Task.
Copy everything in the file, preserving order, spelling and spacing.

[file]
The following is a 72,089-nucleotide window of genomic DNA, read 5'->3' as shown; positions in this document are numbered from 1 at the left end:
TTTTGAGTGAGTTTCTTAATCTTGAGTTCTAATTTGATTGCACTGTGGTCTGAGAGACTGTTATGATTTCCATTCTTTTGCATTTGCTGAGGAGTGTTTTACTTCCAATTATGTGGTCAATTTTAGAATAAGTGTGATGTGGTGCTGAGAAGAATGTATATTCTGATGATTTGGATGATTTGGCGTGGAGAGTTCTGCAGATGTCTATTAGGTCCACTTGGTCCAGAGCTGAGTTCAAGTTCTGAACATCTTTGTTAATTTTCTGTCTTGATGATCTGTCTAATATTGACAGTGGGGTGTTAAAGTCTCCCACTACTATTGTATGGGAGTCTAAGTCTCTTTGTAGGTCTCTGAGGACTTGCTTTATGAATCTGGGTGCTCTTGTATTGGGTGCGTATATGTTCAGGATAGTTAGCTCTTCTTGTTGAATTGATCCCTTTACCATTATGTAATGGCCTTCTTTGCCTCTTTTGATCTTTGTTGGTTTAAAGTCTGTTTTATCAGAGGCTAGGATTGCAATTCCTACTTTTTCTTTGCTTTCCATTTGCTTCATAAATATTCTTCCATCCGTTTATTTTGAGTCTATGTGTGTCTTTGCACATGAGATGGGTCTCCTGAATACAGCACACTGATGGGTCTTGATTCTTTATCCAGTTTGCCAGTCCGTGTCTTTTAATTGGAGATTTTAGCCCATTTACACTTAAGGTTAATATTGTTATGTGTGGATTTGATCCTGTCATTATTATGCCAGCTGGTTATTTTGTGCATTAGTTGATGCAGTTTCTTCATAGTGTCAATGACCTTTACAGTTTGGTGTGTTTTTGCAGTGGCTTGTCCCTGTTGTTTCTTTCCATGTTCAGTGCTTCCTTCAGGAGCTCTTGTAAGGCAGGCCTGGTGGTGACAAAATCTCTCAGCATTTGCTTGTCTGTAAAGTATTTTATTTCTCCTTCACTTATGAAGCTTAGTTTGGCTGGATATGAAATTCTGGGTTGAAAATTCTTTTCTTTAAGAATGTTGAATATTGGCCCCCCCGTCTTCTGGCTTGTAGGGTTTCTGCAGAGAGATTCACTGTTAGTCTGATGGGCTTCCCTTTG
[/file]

The following is a 72,089-nucleotide window of genomic DNA, read 5'->3' as shown; positions in this document are numbered from 1 at the left end:
TTTTGAGTGAGTTTCTTAATCTTGAGTTCTAATTTGATTGCACTGTGGTCTGAGAGACTGTTATGATTTCCATTCTTTTGCATTTGCTGAGGAGTGTTTTACTTCCAATTATGTGGTCAATTTTAGAATAAGTGTGATGTGGTGCTGAGAAGAATGTATATTCTGATGATTTGGATGATTTGGCGTGGAGAGTTCTGCAGATGTCTATTAGGTCCACTTGGTCCAGAGCTGAGTTCAAGTTCTGAACATCTTTGTTAATTTTCTGTCTTGATGATCTGTCTAATATTGACAGTGGGGTGTTAAAGTCTCCCACTACTATTGTATGGGAGTCTAAGTCTCTTTGTAGGTCTCTGAGGACTTGCTTTATGAATCTGGGTGCTCTTGTATTGGGTGCGTATATGTTCAGGATAGTTAGCTCTTCTTGTTGAATTGATCCCTTTACCATTATGTAATGGCCTTCTTTGCCTCTTTTGATCTTTGTTGGTTTAAAGTCTGTTTTATCAGAGGCTAGGATTGCAATTCCTACTTTTTCTTTGCTTTCCATTTGCTTCATAAATATTCTTCCATCCGTTTATTTTGAGTCTATGTGTGTCTTTGCACATGAGATGGGTCTCCTGAATACAGCACACTGATGGGTCTTGATTCTTTATCCAGTTTGCCAGTCCGTGTCTTTTAATTGGAGATTTTAGCCCATTTACACTTAAGGTTAATATTGTTATGTGTGGATTTGATCCTGTCATTATTATGCCAGCTGGTTATTTTGTGCATTAGTTGATGCAGTTTCTTCATAGTGTCAATGACCTTTACAGTTTGGTGTGTTTTTGCAGTGGCTTGTCCCTGTTGTTTCTTTCCATGTTCAGTGCTTCCTTCAGGAGCTCTTGTAAGGCAGGCCTGGTGGTGACAAAATCTCTCAGCATTTGCTTGTCTGTAAAGTATTTTATTTCTCCTTCACTTATGAAGCTTAGTTTGGCTGGATATGAAATTCTGGGTTGAAAATTCTTTTCTTTAAGAATGTTGAATATTGGCCCCCCCGTCTTCTGGCTTGTAGGGTTTCTGCAGAGAGATTCACTGTTAGTCTGATGGGCTTCCCTTTG